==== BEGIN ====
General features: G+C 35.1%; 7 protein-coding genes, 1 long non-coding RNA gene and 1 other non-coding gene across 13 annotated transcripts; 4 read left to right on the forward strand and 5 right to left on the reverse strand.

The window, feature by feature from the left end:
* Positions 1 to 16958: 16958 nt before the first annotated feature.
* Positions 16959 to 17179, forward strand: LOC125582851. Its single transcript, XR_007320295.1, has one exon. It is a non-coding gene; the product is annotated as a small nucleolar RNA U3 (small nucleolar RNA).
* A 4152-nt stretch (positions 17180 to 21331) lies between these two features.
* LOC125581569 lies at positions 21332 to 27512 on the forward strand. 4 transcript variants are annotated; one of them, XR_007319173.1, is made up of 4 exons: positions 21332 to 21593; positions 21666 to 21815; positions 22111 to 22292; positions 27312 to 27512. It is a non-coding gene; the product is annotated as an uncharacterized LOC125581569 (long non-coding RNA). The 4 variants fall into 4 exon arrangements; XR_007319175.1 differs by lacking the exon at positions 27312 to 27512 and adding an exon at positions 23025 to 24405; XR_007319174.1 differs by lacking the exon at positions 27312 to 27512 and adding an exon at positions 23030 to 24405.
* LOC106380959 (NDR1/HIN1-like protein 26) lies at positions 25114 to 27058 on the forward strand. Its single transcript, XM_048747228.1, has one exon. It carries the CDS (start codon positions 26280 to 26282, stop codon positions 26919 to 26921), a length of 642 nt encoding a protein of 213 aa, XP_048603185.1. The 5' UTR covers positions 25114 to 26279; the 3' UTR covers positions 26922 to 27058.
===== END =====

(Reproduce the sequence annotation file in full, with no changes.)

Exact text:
General features: G+C 35.1%; 7 protein-coding genes, 1 long non-coding RNA gene and 1 other non-coding gene across 13 annotated transcripts; 4 read left to right on the forward strand and 5 right to left on the reverse strand.

The window, feature by feature from the left end:
* Positions 1 to 16958: 16958 nt before the first annotated feature.
* Positions 16959 to 17179, forward strand: LOC125582851. Its single transcript, XR_007320295.1, has one exon. It is a non-coding gene; the product is annotated as a small nucleolar RNA U3 (small nucleolar RNA).
* A 4152-nt stretch (positions 17180 to 21331) lies between these two features.
* LOC125581569 lies at positions 21332 to 27512 on the forward strand. 4 transcript variants are annotated; one of them, XR_007319173.1, is made up of 4 exons: positions 21332 to 21593; positions 21666 to 21815; positions 22111 to 22292; positions 27312 to 27512. It is a non-coding gene; the product is annotated as an uncharacterized LOC125581569 (long non-coding RNA). The 4 variants fall into 4 exon arrangements; XR_007319175.1 differs by lacking the exon at positions 27312 to 27512 and adding an exon at positions 23025 to 24405; XR_007319174.1 differs by lacking the exon at positions 27312 to 27512 and adding an exon at positions 23030 to 24405.
* LOC106380959 (NDR1/HIN1-like protein 26) lies at positions 25114 to 27058 on the forward strand. Its single transcript, XM_048747228.1, has one exon. It carries the CDS (start codon positions 26280 to 26282, stop codon positions 26919 to 26921), a length of 642 nt encoding a protein of 213 aa, XP_048603185.1. The 5' UTR covers positions 25114 to 26279; the 3' UTR covers positions 26922 to 27058.